February 6, 2009 in Features

Rock lands in the Arena

Monday’s lineup offers diverse musical styles
By The Spokesman-Review
 
James Minchin photo

Buckcherry James Minchin
(Full-size photo)

If you go

Avenged Sevenfold, Buckcherry, Papa Roach, Saving Abel

When: Monday, 6:30 p.m.

Where: Spokane Arena Star Theatre, 720 W. Mallon Ave.

Cost: $39.75

Call: TicketsWest outlets (509-325-SEAT, 800-325-SEAT, www.ticketswest.com)

Pop-rock quiz: What do Avenged Sevenfold, Buckcherry, Papa Roach and Saving Abel have in common?

A.) Biblical references. B.) California roots. C.) New music. D.) They’re all coming to Spokane next week.

If you answered anything but D, you’re only part right.With diverse styles and broad appeal, this mixed-bag heavyweight rock lineup is sure to light up the Spokane Arena’s Star Theatre on Monday night.

Papa Roach: Papa Roach is filed under metal at shopping mall record stores, despite flirting with punk and rap. But this veteran California four-piece isn’t focused on one style, but rather on making one solid body of work.

“We’ve been around for 15 years, 10 years on a major label. We want to make our rock record of the decade,” lead singer Jacoby Shaddix said while taking a break from skateboarding for a telephone interview before his next gig.

Papa Roach’s forthcoming March release, “Metamorphosis,” reflects the changes the band has been going through.

“We’re looking at our progression as a rock ’n’ roll band and being more diverse,” Shaddix said. “We’re listening to a lot of AC/DC, Pink Floyd, The Who – not to lift their styles, but to see, where did these records take you? Why do they stand up still? And what makes it classic?”

Papa Roach has a new drummer in Tony Palermo, after the dust settled from the drama-filled departure by, and subsequent legal battle with, former drummer Dave Buckner.

Buckner left the band temporarily because of problems with substance abuse, then eventually quit permanently and attempted to sue for royalties. The dispute was settled out of court, Shaddix said.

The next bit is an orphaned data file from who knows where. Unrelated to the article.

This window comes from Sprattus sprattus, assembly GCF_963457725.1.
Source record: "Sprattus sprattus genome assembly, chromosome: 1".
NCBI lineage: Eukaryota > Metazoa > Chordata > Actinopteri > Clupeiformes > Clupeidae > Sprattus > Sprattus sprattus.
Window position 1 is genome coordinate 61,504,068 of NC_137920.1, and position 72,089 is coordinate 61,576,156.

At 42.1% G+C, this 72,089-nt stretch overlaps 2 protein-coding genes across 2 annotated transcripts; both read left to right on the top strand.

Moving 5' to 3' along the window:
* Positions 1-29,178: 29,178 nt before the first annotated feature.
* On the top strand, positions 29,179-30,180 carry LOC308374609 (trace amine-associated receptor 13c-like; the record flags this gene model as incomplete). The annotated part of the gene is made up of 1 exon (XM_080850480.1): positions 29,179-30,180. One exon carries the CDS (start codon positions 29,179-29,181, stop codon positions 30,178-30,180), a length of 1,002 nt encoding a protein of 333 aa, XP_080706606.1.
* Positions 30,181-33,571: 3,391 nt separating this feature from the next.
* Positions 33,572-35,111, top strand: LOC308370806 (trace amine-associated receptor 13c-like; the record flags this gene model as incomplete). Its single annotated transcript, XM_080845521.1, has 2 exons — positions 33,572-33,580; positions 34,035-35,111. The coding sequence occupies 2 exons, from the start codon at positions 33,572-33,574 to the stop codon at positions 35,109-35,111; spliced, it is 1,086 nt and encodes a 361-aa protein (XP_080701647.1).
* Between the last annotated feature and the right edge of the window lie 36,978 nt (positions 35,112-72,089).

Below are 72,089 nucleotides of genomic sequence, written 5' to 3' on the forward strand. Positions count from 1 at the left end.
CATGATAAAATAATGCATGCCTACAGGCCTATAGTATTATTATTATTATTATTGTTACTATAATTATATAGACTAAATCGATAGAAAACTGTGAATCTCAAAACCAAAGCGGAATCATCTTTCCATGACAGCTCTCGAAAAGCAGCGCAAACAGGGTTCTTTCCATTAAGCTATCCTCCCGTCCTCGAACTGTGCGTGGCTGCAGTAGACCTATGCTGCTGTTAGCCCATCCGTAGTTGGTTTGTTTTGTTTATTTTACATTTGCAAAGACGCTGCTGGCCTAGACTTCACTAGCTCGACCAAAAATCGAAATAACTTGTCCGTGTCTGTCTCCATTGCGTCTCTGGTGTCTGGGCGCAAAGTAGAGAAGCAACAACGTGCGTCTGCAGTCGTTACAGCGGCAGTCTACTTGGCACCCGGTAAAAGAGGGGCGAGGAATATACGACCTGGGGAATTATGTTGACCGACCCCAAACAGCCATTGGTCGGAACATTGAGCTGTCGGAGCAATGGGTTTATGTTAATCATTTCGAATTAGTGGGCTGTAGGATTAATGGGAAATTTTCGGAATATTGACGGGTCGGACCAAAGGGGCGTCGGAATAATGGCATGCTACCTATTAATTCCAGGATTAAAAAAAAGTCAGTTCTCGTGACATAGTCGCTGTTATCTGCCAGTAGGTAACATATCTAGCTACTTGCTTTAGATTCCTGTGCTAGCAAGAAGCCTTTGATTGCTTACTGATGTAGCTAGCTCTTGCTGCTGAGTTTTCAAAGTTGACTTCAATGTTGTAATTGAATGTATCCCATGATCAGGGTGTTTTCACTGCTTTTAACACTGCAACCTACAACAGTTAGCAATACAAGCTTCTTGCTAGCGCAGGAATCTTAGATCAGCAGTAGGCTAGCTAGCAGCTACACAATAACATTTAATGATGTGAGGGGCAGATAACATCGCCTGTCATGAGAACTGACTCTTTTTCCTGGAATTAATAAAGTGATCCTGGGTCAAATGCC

Papa Roach also recently fired its manager and booking agent, along with most of the promotional vehicle’s pit crew, signaling a fresh start of sorts.

“We got rid of a lot of baggage,” Shaddix said. “We just got lost in the creative process and put ourselves into isolation for this record.

“We’re excited to patch up a lot of relationships, and we’re ready to explode.”

Buckcherry: While Papa Roach is all about change, Buckcherry is finally settling into its groove.

After a series of lineup changes, the Los Angeles quintet has its longest-running lineup, solidifying its sound for its September release, “Black Butterfly.”

“This feels the most like what Buckcherry is, said lead singer Josh Todd during a telephone interview.

“We’ve replaced members, and we’re finding great friends in these musicians,” Todd said. “Now every department of the band works, and we feel like we’ve written our masterpiece.”

Avenged Sevenfold: Even with unabashedly heavy metal elements to its sound, it’s still hard to pin this California quintet to one genre.

Often regarded as a leader in the New Wave of American Heavy Metal, Avenged Sevenfold helped keep metal afloat in the mainstream, but has often drifted into punk-rock and even country and soft-rock territory.

The band’s earliest incarnation was clearly metalcore, but with inklings of a piano ballad. Its third album, “City of Evil,” abandoned metalcore for a more thrash-punk base. “Dear God,” a single from the group’s self-titled 2007 album, is a country-tinged tune, and another track on that album, “A Little Piece of Heaven,” has bits of Broadway show tunes.

Lately, though, the band has been tapping into its classic metal roots. Last summer Avenged Sevenfold appeared on UK music magazine Kerrang!’s Iron Maiden tribute album, “Maiden Heavy.”

And the group started off the new year with an announcement that it’s covering Back Sabbath’s “Paranoid” as a part of a compilation album released by Warner Bros. Records.

Oh, and if you’re wondering about the Biblical references, the name Avenged Sevenfold is a reference to the story of Cain and Abel – but the band doesn‘t do faith-based music.

Saving Abel: The other band on the bill with a Biblical references for a name, Saving Abel isn’t any closer to being a Christian band than Avenged Sevenfold.

Saving Abel found its name Googling for information about Cain and Abel when co-leader Jason Null stumbled upon that phrase.

Playing a style that falls between Southern and hard-rock styles, Saving Abel released its self-titled major-label debut last year. The single “Addicted” peaked at No. 2 on the Mainstream Rock Chart.


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